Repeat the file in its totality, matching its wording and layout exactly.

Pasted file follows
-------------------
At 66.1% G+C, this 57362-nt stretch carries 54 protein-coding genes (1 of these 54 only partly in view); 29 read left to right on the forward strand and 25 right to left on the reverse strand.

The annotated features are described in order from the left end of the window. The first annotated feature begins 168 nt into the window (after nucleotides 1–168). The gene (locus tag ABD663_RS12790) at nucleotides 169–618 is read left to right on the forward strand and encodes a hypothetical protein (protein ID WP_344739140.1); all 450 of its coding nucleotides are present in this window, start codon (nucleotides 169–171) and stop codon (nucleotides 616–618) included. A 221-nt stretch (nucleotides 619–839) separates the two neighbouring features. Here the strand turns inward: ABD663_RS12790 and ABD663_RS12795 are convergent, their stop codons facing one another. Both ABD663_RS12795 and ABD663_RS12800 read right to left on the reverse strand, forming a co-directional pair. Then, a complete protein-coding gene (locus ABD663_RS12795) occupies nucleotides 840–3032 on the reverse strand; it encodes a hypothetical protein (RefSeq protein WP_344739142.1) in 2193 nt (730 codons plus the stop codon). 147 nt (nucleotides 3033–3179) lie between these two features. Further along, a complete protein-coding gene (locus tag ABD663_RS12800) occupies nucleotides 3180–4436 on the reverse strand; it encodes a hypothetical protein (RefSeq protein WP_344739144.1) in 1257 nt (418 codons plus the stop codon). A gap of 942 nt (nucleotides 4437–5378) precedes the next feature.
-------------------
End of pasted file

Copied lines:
At 66.1% G+C, this 57362-nt stretch carries 54 protein-coding genes (1 of these 54 only partly in view); 29 read left to right on the forward strand and 25 right to left on the reverse strand.

The annotated features are described in order from the left end of the window. The first annotated feature begins 168 nt into the window (after nucleotides 1–168). The gene (locus tag ABD663_RS12790) at nucleotides 169–618 is read left to right on the forward strand and encodes a hypothetical protein (protein ID WP_344739140.1); all 450 of its coding nucleotides are present in this window, start codon (nucleotides 169–171) and stop codon (nucleotides 616–618) included. A 221-nt stretch (nucleotides 619–839) separates the two neighbouring features. Here the strand turns inward: ABD663_RS12790 and ABD663_RS12795 are convergent, their stop codons facing one another. Both ABD663_RS12795 and ABD663_RS12800 read right to left on the reverse strand, forming a co-directional pair. Then, a complete protein-coding gene (locus ABD663_RS12795) occupies nucleotides 840–3032 on the reverse strand; it encodes a hypothetical protein (RefSeq protein WP_344739142.1) in 2193 nt (730 codons plus the stop codon). 147 nt (nucleotides 3033–3179) lie between these two features. Further along, a complete protein-coding gene (locus tag ABD663_RS12800) occupies nucleotides 3180–4436 on the reverse strand; it encodes a hypothetical protein (RefSeq protein WP_344739144.1) in 1257 nt (418 codons plus the stop codon). A gap of 942 nt (nucleotides 4437–5378) precedes the next feature.